[123I]β-CIT and SPECT in essential tremor and Parkinson's disease
- Cite this article as:
- Asenbaum, S., Pirker, W., Angelberger, P. et al. J Neural Transm (1998) 105: 1213. doi:10.1007/s007020050124
Resting and postural tremor may occur in essential tremor (ET) and Parkinson's disease (PD). The aim of the present study was to investigate the cocaine derivative [123I]β-CIT, which labels striatal dopamine transporters, and SPECT in differentiating these diseases.
Methods: 30 healthy volunteers, 32 patients with ET and 29 patients with idiopathic PD of Hoehn/Yahr stage I were investigated. Specific over nondisplaceable binding ratios (target/cerebellum-1) were calculated for the striatum, the caudate nucleus and the putamen separately as well as a ratio putamen/caudate and the percent deviation of each patient's ratio from age-expected control values.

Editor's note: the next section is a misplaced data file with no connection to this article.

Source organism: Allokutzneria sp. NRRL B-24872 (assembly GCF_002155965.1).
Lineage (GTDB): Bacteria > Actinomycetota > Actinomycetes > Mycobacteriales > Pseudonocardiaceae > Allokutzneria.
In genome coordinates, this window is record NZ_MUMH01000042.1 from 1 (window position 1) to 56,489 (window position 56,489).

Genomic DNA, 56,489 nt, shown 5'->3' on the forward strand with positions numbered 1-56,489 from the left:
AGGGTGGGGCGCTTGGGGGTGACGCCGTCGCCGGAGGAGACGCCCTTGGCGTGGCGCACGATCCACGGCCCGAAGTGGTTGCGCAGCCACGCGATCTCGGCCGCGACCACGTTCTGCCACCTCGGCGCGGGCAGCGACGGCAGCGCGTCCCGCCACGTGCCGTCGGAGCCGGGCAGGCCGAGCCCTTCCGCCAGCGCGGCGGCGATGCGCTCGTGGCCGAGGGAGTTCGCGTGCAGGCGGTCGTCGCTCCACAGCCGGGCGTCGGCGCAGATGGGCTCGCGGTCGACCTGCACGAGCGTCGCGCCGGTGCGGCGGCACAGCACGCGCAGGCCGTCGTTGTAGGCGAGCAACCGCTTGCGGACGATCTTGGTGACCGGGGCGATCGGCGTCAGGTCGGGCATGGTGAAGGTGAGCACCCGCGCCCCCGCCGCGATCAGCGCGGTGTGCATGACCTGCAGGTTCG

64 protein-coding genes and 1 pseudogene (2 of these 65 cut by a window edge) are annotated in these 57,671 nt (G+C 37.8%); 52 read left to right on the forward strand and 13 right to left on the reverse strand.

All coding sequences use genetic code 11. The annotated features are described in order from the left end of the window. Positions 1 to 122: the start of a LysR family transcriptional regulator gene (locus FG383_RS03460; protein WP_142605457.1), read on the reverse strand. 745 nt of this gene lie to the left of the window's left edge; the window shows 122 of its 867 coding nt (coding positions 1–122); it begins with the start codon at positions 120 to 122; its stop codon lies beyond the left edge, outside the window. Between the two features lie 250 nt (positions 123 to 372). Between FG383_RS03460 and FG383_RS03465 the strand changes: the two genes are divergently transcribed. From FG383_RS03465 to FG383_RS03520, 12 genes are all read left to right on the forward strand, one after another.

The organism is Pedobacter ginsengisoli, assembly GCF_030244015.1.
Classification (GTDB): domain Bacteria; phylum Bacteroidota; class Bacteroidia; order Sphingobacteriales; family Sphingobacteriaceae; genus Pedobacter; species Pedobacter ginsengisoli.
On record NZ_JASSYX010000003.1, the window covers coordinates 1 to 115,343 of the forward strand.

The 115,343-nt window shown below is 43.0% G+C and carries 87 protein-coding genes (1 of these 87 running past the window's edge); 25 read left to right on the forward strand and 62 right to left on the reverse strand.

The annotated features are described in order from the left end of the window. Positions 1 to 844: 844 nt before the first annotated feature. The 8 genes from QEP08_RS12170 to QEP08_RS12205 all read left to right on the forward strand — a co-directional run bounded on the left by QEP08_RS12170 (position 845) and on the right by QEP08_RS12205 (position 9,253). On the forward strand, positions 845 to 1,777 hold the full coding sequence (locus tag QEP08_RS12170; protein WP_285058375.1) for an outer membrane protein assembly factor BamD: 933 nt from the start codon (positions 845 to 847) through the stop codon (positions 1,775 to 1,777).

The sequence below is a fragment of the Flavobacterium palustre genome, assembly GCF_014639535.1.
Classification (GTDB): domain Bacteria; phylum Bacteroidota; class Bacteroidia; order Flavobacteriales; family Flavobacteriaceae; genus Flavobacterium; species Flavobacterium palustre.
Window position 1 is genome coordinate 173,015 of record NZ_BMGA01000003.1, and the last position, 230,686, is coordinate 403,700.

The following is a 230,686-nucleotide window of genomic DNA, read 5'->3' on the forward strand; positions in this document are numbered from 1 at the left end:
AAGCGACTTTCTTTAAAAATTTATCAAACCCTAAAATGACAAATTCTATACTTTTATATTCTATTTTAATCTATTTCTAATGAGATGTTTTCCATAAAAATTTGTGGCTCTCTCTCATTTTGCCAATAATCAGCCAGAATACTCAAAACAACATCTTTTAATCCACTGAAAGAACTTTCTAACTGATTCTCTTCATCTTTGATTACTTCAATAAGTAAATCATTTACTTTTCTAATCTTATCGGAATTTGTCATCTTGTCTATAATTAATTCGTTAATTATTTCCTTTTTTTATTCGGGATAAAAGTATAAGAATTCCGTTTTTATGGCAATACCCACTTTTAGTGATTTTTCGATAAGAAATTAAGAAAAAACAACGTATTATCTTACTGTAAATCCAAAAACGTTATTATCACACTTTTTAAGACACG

Results: Striatal [123I]β-CIT binding ratios in ET were within normal ranges and showed only a discrete elevation to age-expected control values (+14.6%). In PD significantly reduced specific binding was evident not only contralaterally to the clinically affected side (putamen: −62%, caudate nucleus: −35%), but also ipsilaterally (putamen: −45%, caudate nucleus: −22%). All investigated parameters differed significantly between PD and controls and ET respectively.
Conclusion: Imaging striatal dopamine transporters with [123I]β-CIT and SPECT could clearly distinguish between ET and PD in an early stage of the disease. Findings do not suggest a subclinical involvement of dopaminergic nigrostriatal neurons in ET.
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